After years of a lack of clear agreement from the financial sector, the payments hub is finally getting some focus, as companies seek significant gains in financial efficiency. No longer referred to as simply advancements in technology, rather it’s now about
actually providing a solution to a business problem.
For banks, a single payments hub would more often than not fail to meet their requirements. Commonly, a more targeted approach is needed. For example, a front office hub provides a great platform for managing the complexities of a customer relationship, including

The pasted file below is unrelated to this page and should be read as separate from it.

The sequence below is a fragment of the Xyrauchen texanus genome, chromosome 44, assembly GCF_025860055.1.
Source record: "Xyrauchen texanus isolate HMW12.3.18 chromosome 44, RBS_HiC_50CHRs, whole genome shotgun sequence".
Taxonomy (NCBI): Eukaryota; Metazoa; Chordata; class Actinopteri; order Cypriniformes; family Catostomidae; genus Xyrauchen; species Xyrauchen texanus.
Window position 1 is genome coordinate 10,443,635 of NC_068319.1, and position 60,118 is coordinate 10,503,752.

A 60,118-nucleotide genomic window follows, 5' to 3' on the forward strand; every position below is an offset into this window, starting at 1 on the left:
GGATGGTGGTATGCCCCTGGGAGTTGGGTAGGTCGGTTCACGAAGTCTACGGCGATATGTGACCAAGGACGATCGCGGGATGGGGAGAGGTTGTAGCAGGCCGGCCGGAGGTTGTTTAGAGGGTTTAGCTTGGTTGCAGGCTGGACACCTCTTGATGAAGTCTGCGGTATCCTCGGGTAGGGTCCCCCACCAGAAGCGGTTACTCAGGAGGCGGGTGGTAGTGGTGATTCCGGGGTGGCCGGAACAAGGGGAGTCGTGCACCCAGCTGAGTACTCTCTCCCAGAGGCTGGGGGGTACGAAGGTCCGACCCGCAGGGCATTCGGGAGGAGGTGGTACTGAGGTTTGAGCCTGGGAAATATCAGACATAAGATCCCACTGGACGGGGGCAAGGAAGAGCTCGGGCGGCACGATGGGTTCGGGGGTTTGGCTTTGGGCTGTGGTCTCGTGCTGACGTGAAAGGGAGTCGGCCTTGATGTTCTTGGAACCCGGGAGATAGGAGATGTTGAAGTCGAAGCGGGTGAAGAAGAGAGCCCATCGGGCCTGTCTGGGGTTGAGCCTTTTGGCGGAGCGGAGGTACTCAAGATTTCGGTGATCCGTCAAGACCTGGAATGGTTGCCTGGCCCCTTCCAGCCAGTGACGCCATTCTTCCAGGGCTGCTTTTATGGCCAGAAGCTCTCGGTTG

translation, batch management and information reporting. A middle office hub might be needed for providing the orchestration to the different engines you might have, as well as visibility of all transactions, and a back-office hub can control your settlement
gateways and least-cost routing.
This is not to say three hubs are ultimately necessary. Rather, banks must focus on the pain points and the best opportunities. But whatever it is that you need, make no mistake that one size does not fit all. A bank needs to determine where they need to consolidate
systems and then identify a solution that can help, and thankfully, that is what we are starting to see. Without clear definition of what you are trying to solve, how can you possibly be successful?
Thank goodness we've moved on from “your solution is a payment hub, now what was your problem?”